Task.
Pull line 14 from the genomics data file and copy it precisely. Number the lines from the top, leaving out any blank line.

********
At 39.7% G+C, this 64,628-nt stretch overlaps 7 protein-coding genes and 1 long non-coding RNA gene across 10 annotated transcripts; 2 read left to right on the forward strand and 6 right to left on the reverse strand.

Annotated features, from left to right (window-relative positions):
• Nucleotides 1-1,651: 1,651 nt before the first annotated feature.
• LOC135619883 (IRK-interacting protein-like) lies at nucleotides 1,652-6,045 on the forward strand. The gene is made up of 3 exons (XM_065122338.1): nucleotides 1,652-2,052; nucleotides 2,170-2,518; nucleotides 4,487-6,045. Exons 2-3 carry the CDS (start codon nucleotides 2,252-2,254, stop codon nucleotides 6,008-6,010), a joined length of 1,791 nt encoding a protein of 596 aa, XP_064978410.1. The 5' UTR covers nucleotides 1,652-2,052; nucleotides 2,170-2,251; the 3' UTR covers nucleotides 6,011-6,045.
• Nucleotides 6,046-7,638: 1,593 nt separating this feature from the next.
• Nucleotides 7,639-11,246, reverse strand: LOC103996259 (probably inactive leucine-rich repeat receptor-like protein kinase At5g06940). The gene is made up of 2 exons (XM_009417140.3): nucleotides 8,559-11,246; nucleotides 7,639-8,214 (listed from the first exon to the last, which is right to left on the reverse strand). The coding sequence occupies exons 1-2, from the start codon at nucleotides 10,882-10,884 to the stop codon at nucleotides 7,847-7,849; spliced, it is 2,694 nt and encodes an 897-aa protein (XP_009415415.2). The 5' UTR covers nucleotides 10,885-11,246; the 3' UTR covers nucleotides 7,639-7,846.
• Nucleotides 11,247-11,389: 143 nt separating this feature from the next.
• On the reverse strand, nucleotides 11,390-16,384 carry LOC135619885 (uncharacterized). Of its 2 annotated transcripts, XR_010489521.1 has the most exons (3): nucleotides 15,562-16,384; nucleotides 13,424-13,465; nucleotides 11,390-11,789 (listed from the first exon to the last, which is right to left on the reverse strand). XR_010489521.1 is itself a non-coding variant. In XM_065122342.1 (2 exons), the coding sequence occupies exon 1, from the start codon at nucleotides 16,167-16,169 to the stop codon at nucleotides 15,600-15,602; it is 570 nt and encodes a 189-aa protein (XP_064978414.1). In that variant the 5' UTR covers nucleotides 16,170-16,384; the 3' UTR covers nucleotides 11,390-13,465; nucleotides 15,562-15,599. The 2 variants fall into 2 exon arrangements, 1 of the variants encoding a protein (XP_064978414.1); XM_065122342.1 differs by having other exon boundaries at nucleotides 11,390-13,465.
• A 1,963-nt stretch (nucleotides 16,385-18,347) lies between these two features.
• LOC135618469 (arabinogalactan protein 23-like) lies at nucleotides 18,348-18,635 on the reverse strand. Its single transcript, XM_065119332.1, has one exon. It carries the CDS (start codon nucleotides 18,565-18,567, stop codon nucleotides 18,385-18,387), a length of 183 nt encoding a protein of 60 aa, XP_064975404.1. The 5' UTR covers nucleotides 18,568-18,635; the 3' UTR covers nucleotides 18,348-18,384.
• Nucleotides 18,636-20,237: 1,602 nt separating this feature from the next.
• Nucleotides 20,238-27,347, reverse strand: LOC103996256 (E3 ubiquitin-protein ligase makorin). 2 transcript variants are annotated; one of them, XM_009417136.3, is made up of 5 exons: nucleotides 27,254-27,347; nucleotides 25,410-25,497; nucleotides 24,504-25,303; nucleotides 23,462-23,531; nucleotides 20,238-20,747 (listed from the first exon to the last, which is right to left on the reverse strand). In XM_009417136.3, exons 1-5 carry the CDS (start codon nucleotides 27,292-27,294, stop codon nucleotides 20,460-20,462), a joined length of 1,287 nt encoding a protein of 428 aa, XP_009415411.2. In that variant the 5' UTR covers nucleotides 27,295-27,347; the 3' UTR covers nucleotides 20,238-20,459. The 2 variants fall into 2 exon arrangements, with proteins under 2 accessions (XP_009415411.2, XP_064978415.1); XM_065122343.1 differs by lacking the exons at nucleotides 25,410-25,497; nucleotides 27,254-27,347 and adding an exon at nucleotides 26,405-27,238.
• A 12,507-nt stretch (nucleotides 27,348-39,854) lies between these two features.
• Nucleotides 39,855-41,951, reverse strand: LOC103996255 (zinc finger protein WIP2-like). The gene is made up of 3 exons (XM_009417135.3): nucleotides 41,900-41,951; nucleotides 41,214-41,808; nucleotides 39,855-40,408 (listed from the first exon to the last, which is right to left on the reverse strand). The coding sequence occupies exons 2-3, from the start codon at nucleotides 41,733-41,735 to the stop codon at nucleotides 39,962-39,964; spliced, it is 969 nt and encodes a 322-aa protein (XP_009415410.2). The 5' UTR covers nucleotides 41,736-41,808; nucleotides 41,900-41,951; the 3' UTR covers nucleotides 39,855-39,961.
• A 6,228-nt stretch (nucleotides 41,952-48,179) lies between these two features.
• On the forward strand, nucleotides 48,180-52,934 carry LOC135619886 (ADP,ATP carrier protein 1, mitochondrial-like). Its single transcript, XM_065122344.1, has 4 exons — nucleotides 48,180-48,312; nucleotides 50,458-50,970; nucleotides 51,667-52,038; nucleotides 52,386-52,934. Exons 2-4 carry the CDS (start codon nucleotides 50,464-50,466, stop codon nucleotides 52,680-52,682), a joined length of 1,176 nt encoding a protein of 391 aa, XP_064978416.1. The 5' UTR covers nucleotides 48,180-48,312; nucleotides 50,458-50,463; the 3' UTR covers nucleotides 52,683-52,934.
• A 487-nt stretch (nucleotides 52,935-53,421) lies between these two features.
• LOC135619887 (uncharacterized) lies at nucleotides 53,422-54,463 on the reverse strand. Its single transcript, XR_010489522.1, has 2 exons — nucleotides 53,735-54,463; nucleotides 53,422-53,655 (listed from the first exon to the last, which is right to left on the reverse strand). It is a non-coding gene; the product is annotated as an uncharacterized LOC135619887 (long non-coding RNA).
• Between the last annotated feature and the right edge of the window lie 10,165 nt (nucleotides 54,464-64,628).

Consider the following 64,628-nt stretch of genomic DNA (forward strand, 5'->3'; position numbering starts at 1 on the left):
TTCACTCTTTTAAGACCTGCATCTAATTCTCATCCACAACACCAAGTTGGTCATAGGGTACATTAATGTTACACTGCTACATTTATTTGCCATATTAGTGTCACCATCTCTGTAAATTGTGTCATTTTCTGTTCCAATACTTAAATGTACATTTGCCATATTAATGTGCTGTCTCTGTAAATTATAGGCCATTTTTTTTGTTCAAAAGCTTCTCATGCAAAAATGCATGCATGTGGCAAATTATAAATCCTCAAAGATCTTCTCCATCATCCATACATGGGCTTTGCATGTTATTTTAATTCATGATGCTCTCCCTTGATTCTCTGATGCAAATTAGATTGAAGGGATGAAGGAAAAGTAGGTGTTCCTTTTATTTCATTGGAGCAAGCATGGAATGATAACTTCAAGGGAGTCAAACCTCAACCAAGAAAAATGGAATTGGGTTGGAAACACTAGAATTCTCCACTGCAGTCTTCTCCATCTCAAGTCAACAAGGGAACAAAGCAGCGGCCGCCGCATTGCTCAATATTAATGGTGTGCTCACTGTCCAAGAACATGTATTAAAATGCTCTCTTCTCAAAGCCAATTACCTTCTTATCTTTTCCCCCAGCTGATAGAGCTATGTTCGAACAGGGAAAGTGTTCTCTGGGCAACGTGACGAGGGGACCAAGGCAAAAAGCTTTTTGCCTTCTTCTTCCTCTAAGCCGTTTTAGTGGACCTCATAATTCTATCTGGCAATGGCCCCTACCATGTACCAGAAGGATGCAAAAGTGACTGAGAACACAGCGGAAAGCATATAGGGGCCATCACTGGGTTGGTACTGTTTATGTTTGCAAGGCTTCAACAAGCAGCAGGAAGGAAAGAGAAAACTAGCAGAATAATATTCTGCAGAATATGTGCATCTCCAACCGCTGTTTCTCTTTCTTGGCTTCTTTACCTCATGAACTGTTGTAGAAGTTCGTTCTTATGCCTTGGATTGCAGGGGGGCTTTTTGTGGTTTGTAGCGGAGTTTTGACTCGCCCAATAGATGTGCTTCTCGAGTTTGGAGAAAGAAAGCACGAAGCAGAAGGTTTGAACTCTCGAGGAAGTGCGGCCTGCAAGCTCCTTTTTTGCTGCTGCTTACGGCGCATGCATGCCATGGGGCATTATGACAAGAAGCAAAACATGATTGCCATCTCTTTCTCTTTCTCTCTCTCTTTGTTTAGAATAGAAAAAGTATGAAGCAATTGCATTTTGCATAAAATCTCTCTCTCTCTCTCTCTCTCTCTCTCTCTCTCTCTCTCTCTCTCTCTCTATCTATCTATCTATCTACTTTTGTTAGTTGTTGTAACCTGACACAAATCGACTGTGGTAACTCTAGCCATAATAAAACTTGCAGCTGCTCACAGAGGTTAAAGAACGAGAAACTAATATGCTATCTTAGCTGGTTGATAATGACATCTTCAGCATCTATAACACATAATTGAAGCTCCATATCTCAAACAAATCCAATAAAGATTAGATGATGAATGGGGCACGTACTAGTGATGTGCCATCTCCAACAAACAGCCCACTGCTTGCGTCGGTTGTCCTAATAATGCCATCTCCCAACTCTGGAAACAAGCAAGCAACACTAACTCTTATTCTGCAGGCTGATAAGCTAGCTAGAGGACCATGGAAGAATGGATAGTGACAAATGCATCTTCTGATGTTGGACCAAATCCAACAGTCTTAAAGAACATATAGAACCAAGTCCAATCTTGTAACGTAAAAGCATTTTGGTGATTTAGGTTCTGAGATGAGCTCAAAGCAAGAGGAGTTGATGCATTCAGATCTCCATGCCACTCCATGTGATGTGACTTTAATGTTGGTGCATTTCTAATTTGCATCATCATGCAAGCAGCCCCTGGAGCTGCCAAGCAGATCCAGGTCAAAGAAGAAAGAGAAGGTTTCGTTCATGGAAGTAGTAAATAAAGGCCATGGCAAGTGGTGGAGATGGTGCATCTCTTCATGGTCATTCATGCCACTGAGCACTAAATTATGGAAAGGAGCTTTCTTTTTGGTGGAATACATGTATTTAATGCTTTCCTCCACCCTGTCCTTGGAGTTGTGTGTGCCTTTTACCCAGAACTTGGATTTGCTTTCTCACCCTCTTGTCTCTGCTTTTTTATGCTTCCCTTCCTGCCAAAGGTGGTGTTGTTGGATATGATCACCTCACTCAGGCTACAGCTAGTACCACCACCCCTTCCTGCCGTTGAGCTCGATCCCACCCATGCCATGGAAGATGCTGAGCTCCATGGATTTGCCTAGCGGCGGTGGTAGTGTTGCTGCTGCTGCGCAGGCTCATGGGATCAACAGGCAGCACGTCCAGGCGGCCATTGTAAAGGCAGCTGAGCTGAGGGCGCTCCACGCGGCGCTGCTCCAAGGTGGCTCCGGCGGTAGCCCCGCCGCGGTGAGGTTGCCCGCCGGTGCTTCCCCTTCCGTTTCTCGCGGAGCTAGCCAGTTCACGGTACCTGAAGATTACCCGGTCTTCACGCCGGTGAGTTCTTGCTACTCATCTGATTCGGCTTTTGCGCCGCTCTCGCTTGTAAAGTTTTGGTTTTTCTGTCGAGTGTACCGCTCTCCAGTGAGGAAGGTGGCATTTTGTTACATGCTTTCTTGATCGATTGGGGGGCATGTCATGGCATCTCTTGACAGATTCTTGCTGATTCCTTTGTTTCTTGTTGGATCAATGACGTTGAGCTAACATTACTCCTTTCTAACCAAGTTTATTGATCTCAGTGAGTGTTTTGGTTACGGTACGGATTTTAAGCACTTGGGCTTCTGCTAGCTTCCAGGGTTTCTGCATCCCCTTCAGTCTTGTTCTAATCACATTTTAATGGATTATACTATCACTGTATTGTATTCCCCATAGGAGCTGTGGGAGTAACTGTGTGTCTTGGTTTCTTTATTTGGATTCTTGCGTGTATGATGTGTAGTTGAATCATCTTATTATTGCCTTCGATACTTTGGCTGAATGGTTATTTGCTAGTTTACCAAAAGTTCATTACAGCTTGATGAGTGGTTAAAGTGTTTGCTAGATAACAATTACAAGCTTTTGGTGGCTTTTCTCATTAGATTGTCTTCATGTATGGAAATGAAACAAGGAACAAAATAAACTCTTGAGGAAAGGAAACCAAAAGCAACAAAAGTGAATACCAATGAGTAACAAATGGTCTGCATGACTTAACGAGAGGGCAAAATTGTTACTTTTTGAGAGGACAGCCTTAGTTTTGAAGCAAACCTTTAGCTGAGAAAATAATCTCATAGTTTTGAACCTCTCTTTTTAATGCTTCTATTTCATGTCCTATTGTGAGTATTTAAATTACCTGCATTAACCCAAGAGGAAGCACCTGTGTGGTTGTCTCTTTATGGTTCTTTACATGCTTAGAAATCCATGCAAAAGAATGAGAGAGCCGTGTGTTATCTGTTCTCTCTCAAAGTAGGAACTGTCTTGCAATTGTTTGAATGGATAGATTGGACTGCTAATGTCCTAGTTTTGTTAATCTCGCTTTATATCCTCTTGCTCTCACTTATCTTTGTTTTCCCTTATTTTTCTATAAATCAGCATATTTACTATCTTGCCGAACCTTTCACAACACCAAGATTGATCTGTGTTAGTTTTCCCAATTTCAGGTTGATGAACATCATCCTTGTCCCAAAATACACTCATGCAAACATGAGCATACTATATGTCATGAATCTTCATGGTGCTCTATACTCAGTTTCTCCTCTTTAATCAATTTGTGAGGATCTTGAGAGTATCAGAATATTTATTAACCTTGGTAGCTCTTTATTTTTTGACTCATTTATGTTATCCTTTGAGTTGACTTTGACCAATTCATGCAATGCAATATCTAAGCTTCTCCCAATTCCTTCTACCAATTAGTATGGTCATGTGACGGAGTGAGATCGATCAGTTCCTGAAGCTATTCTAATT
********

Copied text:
• Nucleotides 39,855-41,951, reverse strand: LOC103996255 (zinc finger protein WIP2-like). The gene is made up of 3 exons (XM_009417135.3): nucleotides 41,900-41,951; nucleotides 41,214-41,808; nucleotides 39,855-40,408 (listed from the first exon to the last, which is right to left on the reverse strand). The coding sequence occupies exons 2-3, from the start codon at nucleotides 41,733-41,735 to the stop codon at nucleotides 39,962-39,964; spliced, it is 969 nt and encodes a 322-aa protein (XP_009415410.2). The 5' UTR covers nucleotides 41,736-41,808; nucleotides 41,900-41,951; the 3' UTR covers nucleotides 39,855-39,961.